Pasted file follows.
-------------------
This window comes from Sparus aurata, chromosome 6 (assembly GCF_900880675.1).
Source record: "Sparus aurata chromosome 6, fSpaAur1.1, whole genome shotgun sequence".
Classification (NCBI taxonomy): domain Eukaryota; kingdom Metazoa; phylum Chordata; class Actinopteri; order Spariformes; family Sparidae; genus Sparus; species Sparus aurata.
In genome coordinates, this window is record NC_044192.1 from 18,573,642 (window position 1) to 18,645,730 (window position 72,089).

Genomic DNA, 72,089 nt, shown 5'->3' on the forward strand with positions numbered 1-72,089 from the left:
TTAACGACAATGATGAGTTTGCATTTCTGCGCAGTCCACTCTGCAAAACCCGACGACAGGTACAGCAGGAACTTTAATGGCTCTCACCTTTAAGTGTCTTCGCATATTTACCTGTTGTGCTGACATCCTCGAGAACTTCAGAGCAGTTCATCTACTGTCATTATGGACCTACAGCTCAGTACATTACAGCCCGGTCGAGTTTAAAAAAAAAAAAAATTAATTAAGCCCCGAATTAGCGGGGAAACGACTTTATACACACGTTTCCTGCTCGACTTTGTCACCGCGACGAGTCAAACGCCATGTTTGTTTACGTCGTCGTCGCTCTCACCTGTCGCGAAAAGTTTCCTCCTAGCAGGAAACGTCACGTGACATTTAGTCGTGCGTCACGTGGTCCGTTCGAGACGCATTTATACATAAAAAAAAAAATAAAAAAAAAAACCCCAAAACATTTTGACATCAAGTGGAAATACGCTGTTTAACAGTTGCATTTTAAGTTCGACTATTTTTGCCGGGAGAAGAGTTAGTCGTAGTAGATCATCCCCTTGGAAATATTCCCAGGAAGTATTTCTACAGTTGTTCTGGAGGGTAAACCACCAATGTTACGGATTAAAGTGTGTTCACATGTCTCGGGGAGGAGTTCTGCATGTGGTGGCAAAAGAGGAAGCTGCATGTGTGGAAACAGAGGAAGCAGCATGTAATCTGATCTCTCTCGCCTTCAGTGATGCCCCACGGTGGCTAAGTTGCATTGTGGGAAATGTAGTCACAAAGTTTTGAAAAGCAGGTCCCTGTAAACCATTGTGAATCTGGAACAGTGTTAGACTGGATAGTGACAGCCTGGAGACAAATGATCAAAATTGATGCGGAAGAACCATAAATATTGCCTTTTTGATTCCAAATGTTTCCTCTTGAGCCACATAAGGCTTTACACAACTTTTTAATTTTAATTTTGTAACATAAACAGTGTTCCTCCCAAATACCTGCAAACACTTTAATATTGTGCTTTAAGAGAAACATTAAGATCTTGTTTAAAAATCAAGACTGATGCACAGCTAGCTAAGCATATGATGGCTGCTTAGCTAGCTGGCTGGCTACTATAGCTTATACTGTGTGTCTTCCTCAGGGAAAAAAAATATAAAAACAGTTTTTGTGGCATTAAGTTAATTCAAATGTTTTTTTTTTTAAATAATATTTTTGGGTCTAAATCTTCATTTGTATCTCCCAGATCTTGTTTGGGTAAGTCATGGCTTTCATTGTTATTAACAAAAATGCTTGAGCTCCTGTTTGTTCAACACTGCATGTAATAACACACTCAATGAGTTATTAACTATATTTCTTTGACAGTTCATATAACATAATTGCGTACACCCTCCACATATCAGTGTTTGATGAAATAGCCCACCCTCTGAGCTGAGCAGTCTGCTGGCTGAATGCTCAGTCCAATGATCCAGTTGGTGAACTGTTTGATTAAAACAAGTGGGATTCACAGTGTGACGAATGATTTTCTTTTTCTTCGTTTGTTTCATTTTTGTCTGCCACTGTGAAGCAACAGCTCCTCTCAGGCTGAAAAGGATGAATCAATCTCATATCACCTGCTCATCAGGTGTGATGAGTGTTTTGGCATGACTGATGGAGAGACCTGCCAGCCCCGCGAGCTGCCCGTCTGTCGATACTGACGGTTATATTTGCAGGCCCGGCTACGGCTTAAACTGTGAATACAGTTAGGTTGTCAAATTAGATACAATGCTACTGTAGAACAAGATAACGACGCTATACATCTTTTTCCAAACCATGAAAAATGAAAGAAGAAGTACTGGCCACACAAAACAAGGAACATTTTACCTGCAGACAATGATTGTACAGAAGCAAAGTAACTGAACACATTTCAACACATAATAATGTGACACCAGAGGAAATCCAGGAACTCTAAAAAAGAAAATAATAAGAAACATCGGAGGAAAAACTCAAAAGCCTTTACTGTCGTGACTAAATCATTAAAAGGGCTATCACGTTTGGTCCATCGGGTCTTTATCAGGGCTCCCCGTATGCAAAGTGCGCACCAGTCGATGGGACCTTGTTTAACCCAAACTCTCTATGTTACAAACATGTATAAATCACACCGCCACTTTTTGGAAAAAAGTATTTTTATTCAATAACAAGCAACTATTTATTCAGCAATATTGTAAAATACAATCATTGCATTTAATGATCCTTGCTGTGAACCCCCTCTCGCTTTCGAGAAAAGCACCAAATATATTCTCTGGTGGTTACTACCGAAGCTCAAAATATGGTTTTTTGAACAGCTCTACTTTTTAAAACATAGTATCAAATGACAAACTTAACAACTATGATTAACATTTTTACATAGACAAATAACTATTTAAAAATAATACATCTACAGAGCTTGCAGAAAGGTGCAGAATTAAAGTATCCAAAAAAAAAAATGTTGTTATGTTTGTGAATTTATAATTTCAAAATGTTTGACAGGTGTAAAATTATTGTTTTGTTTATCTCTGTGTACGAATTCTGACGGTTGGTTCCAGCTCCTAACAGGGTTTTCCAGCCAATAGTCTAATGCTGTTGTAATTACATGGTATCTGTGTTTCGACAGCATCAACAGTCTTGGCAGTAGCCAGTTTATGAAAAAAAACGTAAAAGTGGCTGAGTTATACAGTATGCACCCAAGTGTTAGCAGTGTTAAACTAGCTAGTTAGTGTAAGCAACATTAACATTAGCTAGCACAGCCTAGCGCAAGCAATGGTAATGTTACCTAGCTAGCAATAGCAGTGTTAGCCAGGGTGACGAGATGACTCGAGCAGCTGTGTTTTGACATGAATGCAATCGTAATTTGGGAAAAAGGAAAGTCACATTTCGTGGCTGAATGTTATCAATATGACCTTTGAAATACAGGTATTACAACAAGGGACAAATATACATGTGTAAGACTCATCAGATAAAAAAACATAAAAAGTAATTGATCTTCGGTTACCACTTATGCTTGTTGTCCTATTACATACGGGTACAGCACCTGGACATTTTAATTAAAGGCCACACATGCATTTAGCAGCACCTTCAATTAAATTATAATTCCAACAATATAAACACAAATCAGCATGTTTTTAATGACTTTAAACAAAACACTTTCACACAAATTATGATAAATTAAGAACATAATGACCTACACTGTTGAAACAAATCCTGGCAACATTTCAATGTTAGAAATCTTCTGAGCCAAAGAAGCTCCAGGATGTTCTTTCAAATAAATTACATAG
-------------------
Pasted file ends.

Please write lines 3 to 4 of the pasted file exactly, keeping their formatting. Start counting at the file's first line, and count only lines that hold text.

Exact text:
Classification (NCBI taxonomy): domain Eukaryota; kingdom Metazoa; phylum Chordata; class Actinopteri; order Spariformes; family Sparidae; genus Sparus; species Sparus aurata.
In genome coordinates, this window is record NC_044192.1 from 18,573,642 (window position 1) to 18,645,730 (window position 72,089).